Moray is Quechua word and names a territorial sector occupied since time immemorial by the peasant communities of Mullak’as and Misminay.

The archaeological group of Moray was recognized by the expedition Shirppe Johnson’s in the year 1932, while flying over the area. The circular units of Moray are formed by platforms in the manner of concentric rings. Each circle includes a terrace that overlaps another, forming circles that expand. You can access from one to another by climbing outgoing stones, stuck in the wall.

According to the historian Edward Ranney, the Incas used the terraces of Moray that are isolated from the large settlements, as a place for special agriculture, perhaps for the development of their most precious crop: the coca leaf.

John Earls, for his part, claims to have discovered vertical stones on the terraces, the same ones that would mark the limits of the shadows of dusk during the equinoxes and solstices. The local people call these stones “ñustas”. Earls concludes that each terrace in Moray reproduces the climatic conditions of different ecological zones of the Inca empire.

Due to its sheltered position, each of these platforms represents approximately one thousand meters of altitude under normal farming conditions. In its entirety, the complex would contain twenty or more miniature ecological zones. The site of Moray could also serve the Inca officers to calculate the annual production in different parts of the immense Tahuantinsuyo.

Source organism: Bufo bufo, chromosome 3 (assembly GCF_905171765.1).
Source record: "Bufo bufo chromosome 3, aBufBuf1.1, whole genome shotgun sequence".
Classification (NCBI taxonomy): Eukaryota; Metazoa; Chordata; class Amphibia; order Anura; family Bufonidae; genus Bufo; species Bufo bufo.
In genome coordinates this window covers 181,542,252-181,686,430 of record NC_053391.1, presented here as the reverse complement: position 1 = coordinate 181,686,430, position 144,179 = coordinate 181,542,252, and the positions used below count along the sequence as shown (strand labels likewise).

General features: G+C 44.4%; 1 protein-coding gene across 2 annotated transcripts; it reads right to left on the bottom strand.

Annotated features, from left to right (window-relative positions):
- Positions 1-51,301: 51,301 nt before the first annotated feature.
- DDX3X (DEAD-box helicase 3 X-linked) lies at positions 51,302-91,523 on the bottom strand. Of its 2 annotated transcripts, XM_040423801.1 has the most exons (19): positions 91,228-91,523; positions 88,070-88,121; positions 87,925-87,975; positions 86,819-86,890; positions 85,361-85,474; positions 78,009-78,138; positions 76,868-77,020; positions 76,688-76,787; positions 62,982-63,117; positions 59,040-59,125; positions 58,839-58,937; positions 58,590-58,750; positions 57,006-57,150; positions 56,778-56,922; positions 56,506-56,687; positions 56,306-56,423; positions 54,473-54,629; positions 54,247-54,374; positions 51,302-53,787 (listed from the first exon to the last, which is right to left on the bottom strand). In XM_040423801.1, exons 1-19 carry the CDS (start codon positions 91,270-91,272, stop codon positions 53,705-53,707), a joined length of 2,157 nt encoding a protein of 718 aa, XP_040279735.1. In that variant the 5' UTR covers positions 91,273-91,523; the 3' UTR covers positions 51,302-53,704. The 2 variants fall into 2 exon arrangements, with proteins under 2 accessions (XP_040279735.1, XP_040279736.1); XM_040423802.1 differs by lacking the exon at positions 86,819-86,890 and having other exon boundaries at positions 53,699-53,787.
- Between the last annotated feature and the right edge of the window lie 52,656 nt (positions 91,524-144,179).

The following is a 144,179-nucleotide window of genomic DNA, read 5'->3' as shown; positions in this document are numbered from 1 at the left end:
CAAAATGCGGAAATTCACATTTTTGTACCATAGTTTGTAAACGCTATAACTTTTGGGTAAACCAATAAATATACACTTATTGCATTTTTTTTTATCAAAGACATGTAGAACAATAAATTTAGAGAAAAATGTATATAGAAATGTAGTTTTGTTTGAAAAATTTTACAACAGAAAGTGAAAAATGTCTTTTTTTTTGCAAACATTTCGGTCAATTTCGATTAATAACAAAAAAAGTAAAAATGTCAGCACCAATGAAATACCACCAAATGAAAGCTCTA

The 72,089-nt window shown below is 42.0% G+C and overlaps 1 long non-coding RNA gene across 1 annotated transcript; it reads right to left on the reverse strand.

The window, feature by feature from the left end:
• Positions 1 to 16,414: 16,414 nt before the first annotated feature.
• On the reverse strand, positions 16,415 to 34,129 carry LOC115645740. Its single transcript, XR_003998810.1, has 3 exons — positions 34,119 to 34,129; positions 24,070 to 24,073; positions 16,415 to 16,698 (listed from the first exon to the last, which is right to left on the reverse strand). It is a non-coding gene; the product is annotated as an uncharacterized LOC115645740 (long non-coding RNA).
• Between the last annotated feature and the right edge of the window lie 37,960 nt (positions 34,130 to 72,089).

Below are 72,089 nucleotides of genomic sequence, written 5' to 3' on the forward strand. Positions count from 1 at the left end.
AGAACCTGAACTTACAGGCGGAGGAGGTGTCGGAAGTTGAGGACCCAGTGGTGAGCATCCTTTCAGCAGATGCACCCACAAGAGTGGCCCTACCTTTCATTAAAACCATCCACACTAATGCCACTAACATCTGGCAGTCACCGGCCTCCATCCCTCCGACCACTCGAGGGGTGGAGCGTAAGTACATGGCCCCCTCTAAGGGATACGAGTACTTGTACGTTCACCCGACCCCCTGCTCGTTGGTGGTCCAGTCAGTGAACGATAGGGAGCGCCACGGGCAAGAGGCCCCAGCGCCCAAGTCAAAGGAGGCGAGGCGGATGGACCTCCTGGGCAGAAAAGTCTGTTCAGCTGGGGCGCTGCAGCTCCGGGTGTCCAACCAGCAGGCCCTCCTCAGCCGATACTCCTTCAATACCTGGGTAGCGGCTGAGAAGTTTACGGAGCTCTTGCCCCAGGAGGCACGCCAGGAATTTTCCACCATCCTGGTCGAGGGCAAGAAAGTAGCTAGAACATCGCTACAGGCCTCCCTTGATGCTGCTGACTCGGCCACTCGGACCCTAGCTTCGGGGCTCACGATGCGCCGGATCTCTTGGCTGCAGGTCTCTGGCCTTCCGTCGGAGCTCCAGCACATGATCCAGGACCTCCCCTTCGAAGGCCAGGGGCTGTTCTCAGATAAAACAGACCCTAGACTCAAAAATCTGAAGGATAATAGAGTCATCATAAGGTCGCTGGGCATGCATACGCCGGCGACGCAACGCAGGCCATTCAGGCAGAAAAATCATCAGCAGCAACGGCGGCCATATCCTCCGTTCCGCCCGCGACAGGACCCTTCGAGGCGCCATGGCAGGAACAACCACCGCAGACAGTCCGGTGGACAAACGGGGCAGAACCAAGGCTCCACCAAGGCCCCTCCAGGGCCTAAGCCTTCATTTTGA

Even, it is known that the Incas produced in the terraces of Moray sixty percent of vegetable species, three thousand varieties of potatoes, corn, and many other species. In addition, it was an important center for the domestication, acclimatization and hybridization of wild species, which were adapted for human consumption.

Moray lends itself to many scientific controversies due to the fact that no serious investigations have been continued in this regard. The structures found here are typically Inca; although, some authors suggest that these are recent. One of the enigmas is the way how the water from the drain that flows through the aqueducts is worked; it is said that there must be underground channels built to allow water to flow. It is also said that being on top of a very porous natural stone formation enables the filtration of water, into the interior of the earth.

Between the months of September and October, hundreds of residents of the neighboring communities attend Moray’s circular platforms to celebrate the Moray Raymi or Fiesta del Sol. The festivities include folkloric dances related to the land, products and agricultural work.
At 38 Kms northwest of Cusco and 7 Kms southwest of Maras, is the town of Moray. It is possible to arrive by car through the road that leaves the town.


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